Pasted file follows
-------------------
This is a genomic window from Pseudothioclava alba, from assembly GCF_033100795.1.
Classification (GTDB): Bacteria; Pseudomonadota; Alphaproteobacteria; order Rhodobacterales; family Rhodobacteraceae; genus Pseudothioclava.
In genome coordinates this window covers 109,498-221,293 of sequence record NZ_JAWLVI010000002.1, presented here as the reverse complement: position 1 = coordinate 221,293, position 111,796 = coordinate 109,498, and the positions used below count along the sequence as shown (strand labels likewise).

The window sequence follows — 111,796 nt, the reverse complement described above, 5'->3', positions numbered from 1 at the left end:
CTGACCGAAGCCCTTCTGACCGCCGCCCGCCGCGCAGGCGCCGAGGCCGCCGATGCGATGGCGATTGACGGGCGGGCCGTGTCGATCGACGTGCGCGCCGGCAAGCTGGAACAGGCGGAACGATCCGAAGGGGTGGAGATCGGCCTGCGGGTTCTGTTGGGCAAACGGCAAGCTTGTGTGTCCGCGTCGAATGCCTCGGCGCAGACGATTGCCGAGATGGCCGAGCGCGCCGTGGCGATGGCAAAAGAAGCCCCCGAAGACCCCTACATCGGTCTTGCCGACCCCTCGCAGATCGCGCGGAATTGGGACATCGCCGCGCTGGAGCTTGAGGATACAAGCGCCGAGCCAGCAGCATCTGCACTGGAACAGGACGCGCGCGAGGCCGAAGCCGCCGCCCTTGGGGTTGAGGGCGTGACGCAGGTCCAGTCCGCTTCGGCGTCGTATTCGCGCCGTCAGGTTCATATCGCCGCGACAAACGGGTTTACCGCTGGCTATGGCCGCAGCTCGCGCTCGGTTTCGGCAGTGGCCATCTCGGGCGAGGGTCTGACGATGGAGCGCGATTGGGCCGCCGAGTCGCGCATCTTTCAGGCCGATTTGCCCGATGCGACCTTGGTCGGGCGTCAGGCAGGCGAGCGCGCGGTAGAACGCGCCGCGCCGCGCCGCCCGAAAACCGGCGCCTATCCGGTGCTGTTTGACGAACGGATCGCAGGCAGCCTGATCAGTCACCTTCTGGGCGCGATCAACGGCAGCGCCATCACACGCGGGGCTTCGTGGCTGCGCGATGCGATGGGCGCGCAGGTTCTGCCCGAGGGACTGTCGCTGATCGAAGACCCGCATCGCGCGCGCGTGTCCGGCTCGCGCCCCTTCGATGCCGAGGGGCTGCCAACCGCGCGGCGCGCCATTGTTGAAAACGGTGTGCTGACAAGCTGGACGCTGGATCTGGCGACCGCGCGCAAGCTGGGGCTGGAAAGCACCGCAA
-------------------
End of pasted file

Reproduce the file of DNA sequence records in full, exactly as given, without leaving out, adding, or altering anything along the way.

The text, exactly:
This is a genomic window from Pseudothioclava alba, from assembly GCF_033100795.1.
Classification (GTDB): Bacteria; Pseudomonadota; Alphaproteobacteria; order Rhodobacterales; family Rhodobacteraceae; genus Pseudothioclava.
In genome coordinates this window covers 109,498-221,293 of sequence record NZ_JAWLVI010000002.1, presented here as the reverse complement: position 1 = coordinate 221,293, position 111,796 = coordinate 109,498, and the positions used below count along the sequence as shown (strand labels likewise).

The window sequence follows — 111,796 nt, the reverse complement described above, 5'->3', positions numbered from 1 at the left end:
CTGACCGAAGCCCTTCTGACCGCCGCCCGCCGCGCAGGCGCCGAGGCCGCCGATGCGATGGCGATTGACGGGCGGGCCGTGTCGATCGACGTGCGCGCCGGCAAGCTGGAACAGGCGGAACGATCCGAAGGGGTGGAGATCGGCCTGCGGGTTCTGTTGGGCAAACGGCAAGCTTGTGTGTCCGCGTCGAATGCCTCGGCGCAGACGATTGCCGAGATGGCCGAGCGCGCCGTGGCGATGGCAAAAGAAGCCCCCGAAGACCCCTACATCGGTCTTGCCGACCCCTCGCAGATCGCGCGGAATTGGGACATCGCCGCGCTGGAGCTTGAGGATACAAGCGCCGAGCCAGCAGCATCTGCACTGGAACAGGACGCGCGCGAGGCCGAAGCCGCCGCCCTTGGGGTTGAGGGCGTGACGCAGGTCCAGTCCGCTTCGGCGTCGTATTCGCGCCGTCAGGTTCATATCGCCGCGACAAACGGGTTTACCGCTGGCTATGGCCGCAGCTCGCGCTCGGTTTCGGCAGTGGCCATCTCGGGCGAGGGTCTGACGATGGAGCGCGATTGGGCCGCCGAGTCGCGCATCTTTCAGGCCGATTTGCCCGATGCGACCTTGGTCGGGCGTCAGGCAGGCGAGCGCGCGGTAGAACGCGCCGCGCCGCGCCGCCCGAAAACCGGCGCCTATCCGGTGCTGTTTGACGAACGGATCGCAGGCAGCCTGATCAGTCACCTTCTGGGCGCGATCAACGGCAGCGCCATCACACGCGGGGCTTCGTGGCTGCGCGATGCGATGGGCGCGCAGGTTCTGCCCGAGGGACTGTCGCTGATCGAAGACCCGCATCGCGCGCGCGTGTCCGGCTCGCGCCCCTTCGATGCCGAGGGGCTGCCAACCGCGCGGCGCGCCATTGTTGAAAACGGTGTGCTGACAAGCTGGACGCTGGATCTGGCGACCGCGCGCAAGCTGGGGCTGGAAAGCACCGCAA